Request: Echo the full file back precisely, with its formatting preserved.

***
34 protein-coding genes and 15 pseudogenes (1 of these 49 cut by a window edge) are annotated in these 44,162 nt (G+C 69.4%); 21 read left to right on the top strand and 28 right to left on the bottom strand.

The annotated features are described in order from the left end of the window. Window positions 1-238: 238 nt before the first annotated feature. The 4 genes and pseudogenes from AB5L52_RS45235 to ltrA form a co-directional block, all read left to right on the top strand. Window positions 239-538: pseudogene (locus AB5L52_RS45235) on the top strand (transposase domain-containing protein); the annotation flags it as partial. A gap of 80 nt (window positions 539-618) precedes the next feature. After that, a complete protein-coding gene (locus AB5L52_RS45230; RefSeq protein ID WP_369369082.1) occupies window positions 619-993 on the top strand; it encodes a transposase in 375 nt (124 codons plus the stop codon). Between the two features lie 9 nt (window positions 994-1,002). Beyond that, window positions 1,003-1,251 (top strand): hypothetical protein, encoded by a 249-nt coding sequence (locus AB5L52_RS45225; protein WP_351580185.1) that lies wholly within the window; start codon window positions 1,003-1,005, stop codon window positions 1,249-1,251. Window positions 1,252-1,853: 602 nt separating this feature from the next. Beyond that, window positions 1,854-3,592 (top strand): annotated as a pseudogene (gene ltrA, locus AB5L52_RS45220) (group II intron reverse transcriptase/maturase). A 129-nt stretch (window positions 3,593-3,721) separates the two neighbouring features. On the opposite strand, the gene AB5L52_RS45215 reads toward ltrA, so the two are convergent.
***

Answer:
34 protein-coding genes and 15 pseudogenes (1 of these 49 cut by a window edge) are annotated in these 44,162 nt (G+C 69.4%); 21 read left to right on the top strand and 28 right to left on the bottom strand.

The annotated features are described in order from the left end of the window. Window positions 1-238: 238 nt before the first annotated feature. The 4 genes and pseudogenes from AB5L52_RS45235 to ltrA form a co-directional block, all read left to right on the top strand. Window positions 239-538: pseudogene (locus AB5L52_RS45235) on the top strand (transposase domain-containing protein); the annotation flags it as partial. A gap of 80 nt (window positions 539-618) precedes the next feature. After that, a complete protein-coding gene (locus AB5L52_RS45230; RefSeq protein ID WP_369369082.1) occupies window positions 619-993 on the top strand; it encodes a transposase in 375 nt (124 codons plus the stop codon). Between the two features lie 9 nt (window positions 994-1,002). Beyond that, window positions 1,003-1,251 (top strand): hypothetical protein, encoded by a 249-nt coding sequence (locus AB5L52_RS45225; protein WP_351580185.1) that lies wholly within the window; start codon window positions 1,003-1,005, stop codon window positions 1,249-1,251. Window positions 1,252-1,853: 602 nt separating this feature from the next. Beyond that, window positions 1,854-3,592 (top strand): annotated as a pseudogene (gene ltrA, locus AB5L52_RS45220) (group II intron reverse transcriptase/maturase). A 129-nt stretch (window positions 3,593-3,721) separates the two neighbouring features. On the opposite strand, the gene AB5L52_RS45215 reads toward ltrA, so the two are convergent.